Countown to the World Series—II
Fun fact! By this day, October 10, every World Series in the 1930s had ended:
- 1930: Oct 1-Oct 8 (six games)
- 1931: Oct 1-Oct 10 (seven games)
- 1932: Sept 28-Oct 2 (four games)
- 1933: Oct 3-Oct 7 (five games) *
- 1934: Oct 3-Oct 9 (seven games) *
- 1935: Oct 2-Oct 7 (six games) *
- 1936: Sept 30-Oct 6 (six games)
- 1937: Oct 6-Oct 10 (five games) *
- 1938: Oct 5-Oct 9 (four games)
- 1939: Oct 4-Oct 8 (four games)
What are the asterisks for? Mathematicians? Anybody?
Those are the years when there were no off-days (or even rain-outs) during the World Series. That's right. Despite traveling between New York and D.C. (in '33), St. Louis and Detroit (in '34), Detroit and Chicago (in '35) and, well, the Bronx and Coogan's Bluff (in '37), and travel being limited to 1930s-type travel, they played straight through. I don't know why we can't do this 70-80 years later. It's pretty awful scheduling the brunt of the World Series in November when the LCS's are allowing three days off per series—including in the middle of homestands. I mean, WTF? The fewer days off, the more teams will have to dance with those that brung them, including especially fourth and fifth starters. The more it'll be like the rest of the season. The better weather it'll be played in.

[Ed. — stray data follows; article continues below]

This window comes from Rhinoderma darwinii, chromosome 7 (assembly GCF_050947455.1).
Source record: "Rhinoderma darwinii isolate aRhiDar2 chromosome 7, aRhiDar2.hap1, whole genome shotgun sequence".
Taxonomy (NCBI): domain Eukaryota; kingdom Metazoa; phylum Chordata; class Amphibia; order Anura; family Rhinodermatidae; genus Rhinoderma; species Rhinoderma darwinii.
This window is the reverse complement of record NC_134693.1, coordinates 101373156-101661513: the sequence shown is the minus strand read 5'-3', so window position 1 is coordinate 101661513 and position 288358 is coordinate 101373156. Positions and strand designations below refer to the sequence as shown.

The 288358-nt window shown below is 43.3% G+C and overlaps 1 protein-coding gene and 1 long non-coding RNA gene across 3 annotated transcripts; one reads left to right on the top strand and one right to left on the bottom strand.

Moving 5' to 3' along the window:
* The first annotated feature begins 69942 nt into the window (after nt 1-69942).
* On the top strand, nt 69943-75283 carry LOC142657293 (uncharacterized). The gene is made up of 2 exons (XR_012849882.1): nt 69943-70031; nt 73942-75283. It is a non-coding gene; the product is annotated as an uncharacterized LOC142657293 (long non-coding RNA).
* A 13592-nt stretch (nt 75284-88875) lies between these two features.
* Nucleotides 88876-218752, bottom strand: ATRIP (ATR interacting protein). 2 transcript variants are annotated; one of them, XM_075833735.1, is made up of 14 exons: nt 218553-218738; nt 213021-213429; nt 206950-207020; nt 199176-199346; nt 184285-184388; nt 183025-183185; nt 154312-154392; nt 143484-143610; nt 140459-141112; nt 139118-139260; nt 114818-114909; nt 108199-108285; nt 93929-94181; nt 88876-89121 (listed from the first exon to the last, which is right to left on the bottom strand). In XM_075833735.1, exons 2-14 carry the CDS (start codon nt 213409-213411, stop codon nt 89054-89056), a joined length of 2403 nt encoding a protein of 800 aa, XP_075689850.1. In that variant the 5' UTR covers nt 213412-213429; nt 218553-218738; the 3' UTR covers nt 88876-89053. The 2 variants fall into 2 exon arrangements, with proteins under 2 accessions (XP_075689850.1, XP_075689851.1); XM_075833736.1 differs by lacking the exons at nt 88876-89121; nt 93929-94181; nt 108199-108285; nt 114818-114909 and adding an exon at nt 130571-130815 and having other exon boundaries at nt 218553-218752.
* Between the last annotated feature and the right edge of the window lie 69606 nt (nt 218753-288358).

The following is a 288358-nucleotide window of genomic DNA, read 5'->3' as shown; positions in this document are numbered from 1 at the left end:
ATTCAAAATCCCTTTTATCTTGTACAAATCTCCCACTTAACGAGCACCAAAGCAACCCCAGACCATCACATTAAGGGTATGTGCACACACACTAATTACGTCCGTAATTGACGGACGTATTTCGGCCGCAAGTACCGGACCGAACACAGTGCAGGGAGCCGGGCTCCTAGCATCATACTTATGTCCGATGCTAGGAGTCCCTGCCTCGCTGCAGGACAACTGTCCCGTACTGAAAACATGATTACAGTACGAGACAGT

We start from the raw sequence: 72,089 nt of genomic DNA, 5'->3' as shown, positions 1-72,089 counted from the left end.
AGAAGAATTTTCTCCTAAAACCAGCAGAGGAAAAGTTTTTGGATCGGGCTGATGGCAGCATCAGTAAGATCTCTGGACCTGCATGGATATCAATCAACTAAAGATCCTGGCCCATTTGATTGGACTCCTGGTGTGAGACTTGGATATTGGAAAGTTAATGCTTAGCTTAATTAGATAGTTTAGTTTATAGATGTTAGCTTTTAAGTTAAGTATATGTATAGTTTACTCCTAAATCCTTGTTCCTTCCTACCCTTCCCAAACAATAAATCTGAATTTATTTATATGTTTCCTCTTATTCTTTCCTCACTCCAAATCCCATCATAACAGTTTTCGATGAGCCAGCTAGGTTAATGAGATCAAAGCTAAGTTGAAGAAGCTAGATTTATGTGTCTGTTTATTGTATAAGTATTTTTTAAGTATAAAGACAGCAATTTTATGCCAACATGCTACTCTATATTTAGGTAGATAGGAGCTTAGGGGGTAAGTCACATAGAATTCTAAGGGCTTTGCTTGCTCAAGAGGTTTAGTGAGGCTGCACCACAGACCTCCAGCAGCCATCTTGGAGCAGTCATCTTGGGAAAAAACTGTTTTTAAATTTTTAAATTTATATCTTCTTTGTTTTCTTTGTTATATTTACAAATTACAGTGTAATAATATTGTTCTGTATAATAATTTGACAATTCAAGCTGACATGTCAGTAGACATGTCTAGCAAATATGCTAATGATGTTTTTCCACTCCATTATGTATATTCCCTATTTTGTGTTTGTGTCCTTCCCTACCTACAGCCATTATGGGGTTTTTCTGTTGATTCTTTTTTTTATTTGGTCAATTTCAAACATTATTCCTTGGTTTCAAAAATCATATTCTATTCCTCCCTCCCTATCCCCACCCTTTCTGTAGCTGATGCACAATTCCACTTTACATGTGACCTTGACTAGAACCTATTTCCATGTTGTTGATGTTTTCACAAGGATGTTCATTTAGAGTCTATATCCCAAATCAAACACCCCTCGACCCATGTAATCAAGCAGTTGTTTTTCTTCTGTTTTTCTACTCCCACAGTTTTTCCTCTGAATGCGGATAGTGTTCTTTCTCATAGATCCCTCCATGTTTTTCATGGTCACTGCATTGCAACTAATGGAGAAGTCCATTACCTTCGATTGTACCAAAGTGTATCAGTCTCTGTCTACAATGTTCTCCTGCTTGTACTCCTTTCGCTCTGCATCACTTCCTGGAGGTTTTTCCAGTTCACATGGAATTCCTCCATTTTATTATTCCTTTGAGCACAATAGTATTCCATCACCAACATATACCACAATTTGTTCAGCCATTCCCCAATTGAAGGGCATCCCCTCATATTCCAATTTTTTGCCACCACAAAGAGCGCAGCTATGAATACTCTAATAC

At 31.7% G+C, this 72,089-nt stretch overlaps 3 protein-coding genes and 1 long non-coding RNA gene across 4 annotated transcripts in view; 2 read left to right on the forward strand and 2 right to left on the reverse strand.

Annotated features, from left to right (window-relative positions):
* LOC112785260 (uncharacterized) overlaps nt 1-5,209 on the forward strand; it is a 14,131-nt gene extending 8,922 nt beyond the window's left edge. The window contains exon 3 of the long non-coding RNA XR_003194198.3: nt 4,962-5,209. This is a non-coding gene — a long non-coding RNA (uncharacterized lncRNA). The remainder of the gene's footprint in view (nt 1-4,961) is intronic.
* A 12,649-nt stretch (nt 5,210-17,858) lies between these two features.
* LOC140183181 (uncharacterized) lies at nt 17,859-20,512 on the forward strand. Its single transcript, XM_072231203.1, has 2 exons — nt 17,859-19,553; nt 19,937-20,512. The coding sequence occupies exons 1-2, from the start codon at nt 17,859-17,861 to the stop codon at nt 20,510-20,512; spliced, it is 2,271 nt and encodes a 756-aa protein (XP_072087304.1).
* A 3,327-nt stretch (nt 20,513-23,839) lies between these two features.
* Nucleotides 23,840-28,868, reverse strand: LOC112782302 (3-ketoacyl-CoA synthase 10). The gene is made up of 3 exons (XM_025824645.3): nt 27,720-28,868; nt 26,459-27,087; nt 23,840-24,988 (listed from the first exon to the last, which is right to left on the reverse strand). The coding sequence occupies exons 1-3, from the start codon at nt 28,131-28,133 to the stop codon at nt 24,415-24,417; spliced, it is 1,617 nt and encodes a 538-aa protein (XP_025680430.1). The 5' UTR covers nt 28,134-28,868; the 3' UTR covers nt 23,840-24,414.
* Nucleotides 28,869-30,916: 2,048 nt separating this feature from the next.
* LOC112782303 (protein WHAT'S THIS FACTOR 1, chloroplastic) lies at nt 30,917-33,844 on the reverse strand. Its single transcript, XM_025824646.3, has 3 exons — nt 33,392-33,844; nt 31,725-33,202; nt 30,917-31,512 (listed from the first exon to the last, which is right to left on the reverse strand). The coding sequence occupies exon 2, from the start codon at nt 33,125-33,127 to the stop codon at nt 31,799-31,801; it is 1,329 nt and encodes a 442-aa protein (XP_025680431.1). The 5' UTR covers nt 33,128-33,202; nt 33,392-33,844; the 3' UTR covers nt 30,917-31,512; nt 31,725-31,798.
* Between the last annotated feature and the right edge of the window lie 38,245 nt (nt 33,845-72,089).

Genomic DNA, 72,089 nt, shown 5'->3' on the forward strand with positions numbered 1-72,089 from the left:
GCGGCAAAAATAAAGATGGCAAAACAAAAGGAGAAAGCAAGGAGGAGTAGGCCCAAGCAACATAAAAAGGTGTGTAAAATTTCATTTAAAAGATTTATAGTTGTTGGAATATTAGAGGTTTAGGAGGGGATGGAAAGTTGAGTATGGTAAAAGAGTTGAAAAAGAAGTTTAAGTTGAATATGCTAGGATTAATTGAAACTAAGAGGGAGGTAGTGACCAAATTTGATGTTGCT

Countdown to the start of the 2009 World Series: 18 days. Every team has, at most, 10 games to play to get there. 10 games in 18 days.
Is baseball being run or run into the ground?
Andy Engelson wrote:
Comment posted on Sun. Oct 11, 2009 at 11:51 PM
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